Read about how your body responds to different forms of sugar - fructose vs sucrose vs glucose - in this article by Time. The original scientific article is available here.
Scientific American reports that there is"More Evidence that Refined Carbohydrates, not Fats, Threaten the Heart." Slate Magazine provides a thorough summary of recent evidence. If you'd like to really delve into the history of dietary recommendations and the evidence - or lack thereof - check out Gary Taubes' book Good Calories, Bad Calories.
How do these studies translate to the kitchen? Let's look at the sweeteners that are commonly available, and how they break down. It is difficult to locate consistent numbers for this data, so I've summarized what I was able to find here, with sources. If you're not familiar with the glycemic index, it is a rating of how foods affect blood sugar levels, with glucose as the standard at 100.
|Evap Cane Juice||100||55||3|
|Honey||50||44||62||varies by type|
|Brown Rice Syrup||3||45-50||25||1,2,3|
|Barley Malt Syrup||2||16||6||76||42||1,3,5|
|HF Corn Syrup-55||55||45||87||2|
Agave nectar is often touted as a healthy alternative sweetener - but given the results of the study cited above regarding fructose, I don't plan to experiment with it. Brown rice syrup is another favorite of some whole foods cooks - but it is half maltose, which has a very high glycemic index. I have a jar of barley malt syrup in the fridge for bread, and I won't purchase that again, given its high maltose content. Given that no sweeteners are actually healthy, it looks like my current strategy of just limiting sugar is probably best.
Now, let's look at the other highly refined food in our diet: flours vs grains. "Whole grain" everything is available now, but often it's made from whole grain flour, not actual whole grains. Is there a difference? It seems logical to consider that grinding grains into tiny pieces (flour) would make the body digest it faster. Dr. Andrew Weil says:
Grains in their natural form have a low glycemic index, while processed carbohydrates, including those made with flour or puffed grains, have a high GI. The reason is that it takes longer for digestive enzymes to reach the starch inside whole grains or grains cracked into large pieces, slowing down the conversion of starch to sugar... when grains are pulverized into flour, whether whole or not, their surface area expands dramatically, providing a huge, starchy surface area on which the enzymes can work. Consequently, the conversion to sugar happens very quickly.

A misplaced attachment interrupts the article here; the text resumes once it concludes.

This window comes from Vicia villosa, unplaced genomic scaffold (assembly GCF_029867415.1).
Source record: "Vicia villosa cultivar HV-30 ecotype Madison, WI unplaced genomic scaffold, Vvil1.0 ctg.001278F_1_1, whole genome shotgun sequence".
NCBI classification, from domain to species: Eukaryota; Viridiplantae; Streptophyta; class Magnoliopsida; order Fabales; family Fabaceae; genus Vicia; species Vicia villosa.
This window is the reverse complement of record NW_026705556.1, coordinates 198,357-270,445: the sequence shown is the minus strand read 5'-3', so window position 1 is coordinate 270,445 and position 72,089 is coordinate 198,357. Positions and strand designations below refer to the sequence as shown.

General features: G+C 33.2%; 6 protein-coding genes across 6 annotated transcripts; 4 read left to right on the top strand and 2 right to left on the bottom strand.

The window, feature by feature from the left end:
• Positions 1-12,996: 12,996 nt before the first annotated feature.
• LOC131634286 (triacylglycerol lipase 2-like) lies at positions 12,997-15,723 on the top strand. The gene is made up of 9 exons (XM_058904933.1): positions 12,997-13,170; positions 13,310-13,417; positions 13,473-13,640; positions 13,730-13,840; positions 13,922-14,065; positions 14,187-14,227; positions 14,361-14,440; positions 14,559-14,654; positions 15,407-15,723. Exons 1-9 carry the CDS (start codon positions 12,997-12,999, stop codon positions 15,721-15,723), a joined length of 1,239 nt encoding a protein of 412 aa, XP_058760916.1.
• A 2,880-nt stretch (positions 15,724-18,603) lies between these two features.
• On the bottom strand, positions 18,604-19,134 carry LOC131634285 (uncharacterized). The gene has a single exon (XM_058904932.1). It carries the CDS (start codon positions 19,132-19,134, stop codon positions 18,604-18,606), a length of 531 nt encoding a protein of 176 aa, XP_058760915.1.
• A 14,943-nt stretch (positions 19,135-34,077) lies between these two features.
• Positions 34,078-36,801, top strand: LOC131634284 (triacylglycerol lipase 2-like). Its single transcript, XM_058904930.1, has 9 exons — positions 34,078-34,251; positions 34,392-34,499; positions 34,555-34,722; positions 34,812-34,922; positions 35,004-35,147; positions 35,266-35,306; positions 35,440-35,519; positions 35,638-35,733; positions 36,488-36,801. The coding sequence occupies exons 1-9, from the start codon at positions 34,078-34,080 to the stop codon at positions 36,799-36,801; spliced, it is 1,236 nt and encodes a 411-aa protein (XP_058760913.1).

Here's some data on glycemic index measurements for actual whole grains, and for breads made with flour:
|Whole grain rye||34-48|
|Whole wheat flour bread||71|
|Whole rye flour bread||68-88|
|Wheat bread with 50% cracked wheat||58|
|Rye bread with 80% kernels||41|
- The glycemic index of brown rice is nearly the same as white rice. White rice is missing the nutrients, but the fact that my daughter and husband won't eat brown rice isn't as bad as I had thought, since we don't eat rice that often anyway.
- Using actual whole grains in bread has a big impact on the glycemic index; simply subbing whole grain flour for refined flour makes little difference in how it affects blood sugar.
Since my experimental gluten-free month, I've been limiting things made with flour, and that seems like a sound strategy according to these press releases and the GI data. My next baking experiment will be adding more real whole grains to our bread.